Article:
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Why patient groups need good leadership

The small size of most patient organisations– Patient groups are often small organisations or charities that are growing constantly. They need good leadership to define the direction of growth and develop a strategy that they will convince and inspire others to support.

Communication and collaboration- As patient groups often operate within the wider rare disease community, a confident communicator makes a good leader as they are equipped to forge relationships and drive collaboration to push forward the work of the community.

Challenging circumstances– Smaller charities exist within the context of the social services sector, this means their voice as a small charity can sometimes be drowned out by larger organisations. Smaller organisations therefore need a leader who is prepared to speak up and get their voice heard.

A positive image– a good leader acts as a professional representative for the organisation. This is important for patient groups wanting to establish relationships with corporate partners, clinical services and pharmaceutical companies.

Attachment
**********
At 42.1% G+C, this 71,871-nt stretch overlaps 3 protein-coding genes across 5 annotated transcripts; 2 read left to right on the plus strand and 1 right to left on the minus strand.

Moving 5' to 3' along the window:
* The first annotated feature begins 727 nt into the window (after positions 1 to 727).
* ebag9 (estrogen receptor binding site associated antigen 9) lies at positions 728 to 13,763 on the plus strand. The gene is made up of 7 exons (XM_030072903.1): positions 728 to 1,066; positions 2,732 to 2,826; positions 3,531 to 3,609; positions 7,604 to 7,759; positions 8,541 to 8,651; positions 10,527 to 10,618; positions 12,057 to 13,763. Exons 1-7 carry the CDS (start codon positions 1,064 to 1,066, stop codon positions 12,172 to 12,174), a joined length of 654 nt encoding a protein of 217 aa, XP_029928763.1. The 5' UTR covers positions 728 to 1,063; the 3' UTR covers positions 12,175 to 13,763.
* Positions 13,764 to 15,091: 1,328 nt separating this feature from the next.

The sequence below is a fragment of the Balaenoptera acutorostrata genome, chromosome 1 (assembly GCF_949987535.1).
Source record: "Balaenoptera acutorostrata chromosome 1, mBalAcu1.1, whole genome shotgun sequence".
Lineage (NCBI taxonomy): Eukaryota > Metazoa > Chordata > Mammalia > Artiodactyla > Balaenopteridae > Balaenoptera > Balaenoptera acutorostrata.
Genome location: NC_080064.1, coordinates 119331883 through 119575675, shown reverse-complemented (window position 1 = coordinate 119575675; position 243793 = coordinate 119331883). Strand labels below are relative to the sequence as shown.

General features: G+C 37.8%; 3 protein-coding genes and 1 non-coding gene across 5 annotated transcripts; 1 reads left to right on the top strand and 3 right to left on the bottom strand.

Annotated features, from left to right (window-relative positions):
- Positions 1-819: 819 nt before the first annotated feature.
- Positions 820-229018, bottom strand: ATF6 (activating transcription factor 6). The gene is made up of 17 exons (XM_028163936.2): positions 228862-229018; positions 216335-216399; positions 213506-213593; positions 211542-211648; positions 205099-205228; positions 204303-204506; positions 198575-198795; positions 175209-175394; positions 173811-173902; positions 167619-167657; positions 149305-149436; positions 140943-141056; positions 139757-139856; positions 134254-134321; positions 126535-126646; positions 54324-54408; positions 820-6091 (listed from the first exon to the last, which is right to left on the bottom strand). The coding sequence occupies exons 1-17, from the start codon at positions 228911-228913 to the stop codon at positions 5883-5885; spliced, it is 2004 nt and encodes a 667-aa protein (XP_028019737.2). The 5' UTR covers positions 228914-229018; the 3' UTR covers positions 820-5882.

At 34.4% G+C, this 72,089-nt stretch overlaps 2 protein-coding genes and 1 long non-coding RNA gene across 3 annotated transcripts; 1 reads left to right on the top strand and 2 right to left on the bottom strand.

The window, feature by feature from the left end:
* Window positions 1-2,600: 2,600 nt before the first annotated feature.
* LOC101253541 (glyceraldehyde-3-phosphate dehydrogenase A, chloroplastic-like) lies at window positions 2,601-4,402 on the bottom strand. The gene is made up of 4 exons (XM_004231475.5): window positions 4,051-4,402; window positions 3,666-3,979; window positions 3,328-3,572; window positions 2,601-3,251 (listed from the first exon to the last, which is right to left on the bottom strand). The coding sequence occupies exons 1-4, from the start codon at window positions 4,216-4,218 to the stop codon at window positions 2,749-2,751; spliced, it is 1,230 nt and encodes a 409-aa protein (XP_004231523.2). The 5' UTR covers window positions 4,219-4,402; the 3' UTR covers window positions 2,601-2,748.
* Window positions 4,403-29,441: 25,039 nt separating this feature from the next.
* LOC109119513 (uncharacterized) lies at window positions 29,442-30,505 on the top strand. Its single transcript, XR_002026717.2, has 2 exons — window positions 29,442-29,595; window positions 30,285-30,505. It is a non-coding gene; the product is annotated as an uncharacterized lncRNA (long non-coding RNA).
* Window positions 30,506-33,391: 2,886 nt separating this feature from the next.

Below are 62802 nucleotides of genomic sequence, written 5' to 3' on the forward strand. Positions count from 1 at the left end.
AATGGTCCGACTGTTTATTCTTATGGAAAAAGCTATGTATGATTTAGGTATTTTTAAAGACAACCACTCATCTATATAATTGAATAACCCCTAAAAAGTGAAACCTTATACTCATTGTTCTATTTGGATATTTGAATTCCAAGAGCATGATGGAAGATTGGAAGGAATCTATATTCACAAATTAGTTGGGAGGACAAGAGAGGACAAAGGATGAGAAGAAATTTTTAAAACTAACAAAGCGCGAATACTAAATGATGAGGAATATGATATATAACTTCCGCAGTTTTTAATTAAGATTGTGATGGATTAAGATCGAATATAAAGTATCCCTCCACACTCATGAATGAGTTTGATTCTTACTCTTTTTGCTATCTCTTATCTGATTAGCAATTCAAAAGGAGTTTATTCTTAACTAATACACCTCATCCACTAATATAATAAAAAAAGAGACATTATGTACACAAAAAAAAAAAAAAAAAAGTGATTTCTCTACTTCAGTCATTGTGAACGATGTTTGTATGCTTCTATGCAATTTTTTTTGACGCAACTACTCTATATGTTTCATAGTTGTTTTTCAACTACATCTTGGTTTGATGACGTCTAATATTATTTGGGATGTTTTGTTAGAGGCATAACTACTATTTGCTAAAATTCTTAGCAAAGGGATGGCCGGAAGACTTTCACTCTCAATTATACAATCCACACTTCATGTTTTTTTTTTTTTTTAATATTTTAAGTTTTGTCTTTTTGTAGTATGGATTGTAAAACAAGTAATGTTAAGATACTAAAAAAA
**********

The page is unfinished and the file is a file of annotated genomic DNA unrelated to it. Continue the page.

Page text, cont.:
Skills needed for leading a patient group

Emotional intelligence– A patient group leader must be able to understand emotional differences and responses and empathise with different people’s needs

Organisation A patient group leader must be organised in order for progress to be made and goals to be reached.

Time management– It is very important that a patient group leader is good at managing the position alongside a personal life, work and family commitments.

Delegation– A good patient group leader should recognise that they cannot be good at everything or do everything. Instead they must effectively utilise the skill set within their team.

Project management– Good project management allows for the effective completion of plans and keeps initiatives on track along with targets.

Resilience– Patient group leaders should be able to cope with the challenge of leading a small organisation and maintain enthusiasm in the face of adversities.

Prioritisation– A key skill of a good leader is the ability to know where is best to direct the attention of the patient group and what direction is most relevant to the group’s goals.